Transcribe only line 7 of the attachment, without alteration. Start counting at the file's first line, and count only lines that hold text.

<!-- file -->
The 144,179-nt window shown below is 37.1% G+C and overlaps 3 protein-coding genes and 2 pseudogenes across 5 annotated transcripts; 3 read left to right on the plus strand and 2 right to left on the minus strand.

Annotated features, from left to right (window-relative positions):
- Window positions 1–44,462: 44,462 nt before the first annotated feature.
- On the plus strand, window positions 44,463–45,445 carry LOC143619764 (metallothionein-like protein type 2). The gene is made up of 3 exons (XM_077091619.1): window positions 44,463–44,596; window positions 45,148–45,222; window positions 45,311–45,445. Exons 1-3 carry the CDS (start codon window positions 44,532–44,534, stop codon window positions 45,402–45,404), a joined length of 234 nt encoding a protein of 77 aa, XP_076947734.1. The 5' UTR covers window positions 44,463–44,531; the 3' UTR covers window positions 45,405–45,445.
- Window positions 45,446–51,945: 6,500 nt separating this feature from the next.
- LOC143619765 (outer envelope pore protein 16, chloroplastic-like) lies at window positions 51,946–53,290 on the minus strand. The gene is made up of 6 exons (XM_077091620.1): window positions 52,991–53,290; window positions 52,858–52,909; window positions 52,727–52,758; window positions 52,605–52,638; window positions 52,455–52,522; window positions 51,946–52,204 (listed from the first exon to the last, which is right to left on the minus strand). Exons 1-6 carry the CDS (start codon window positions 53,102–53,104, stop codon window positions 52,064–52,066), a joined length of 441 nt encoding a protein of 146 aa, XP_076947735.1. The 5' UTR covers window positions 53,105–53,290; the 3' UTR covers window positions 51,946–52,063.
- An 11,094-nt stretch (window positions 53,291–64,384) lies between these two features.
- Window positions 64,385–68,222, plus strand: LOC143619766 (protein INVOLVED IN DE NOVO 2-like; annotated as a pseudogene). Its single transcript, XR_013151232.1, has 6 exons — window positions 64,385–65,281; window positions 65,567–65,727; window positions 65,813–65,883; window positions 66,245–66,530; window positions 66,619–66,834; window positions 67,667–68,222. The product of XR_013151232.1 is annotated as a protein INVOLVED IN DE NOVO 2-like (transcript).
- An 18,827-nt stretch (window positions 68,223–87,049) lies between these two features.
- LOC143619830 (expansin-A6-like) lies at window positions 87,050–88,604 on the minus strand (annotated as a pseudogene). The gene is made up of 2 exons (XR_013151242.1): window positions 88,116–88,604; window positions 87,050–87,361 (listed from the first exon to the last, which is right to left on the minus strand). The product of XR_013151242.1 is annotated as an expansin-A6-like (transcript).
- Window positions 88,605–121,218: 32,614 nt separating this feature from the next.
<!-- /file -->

- An 11,094-nt stretch (window positions 53,291–64,384) lies between these two features.